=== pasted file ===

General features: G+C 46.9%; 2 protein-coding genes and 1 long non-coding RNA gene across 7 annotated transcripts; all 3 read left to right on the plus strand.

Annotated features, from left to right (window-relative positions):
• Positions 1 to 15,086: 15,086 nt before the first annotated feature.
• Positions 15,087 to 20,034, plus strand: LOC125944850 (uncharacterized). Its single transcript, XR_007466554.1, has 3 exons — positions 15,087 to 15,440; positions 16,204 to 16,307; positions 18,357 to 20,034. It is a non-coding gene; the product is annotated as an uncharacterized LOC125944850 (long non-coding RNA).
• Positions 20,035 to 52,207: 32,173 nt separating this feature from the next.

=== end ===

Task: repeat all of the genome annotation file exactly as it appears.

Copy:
General features: G+C 46.9%; 2 protein-coding genes and 1 long non-coding RNA gene across 7 annotated transcripts; all 3 read left to right on the plus strand.

Annotated features, from left to right (window-relative positions):
• Positions 1 to 15,086: 15,086 nt before the first annotated feature.
• Positions 15,087 to 20,034, plus strand: LOC125944850 (uncharacterized). Its single transcript, XR_007466554.1, has 3 exons — positions 15,087 to 15,440; positions 16,204 to 16,307; positions 18,357 to 20,034. It is a non-coding gene; the product is annotated as an uncharacterized LOC125944850 (long non-coding RNA).
• Positions 20,035 to 52,207: 32,173 nt separating this feature from the next.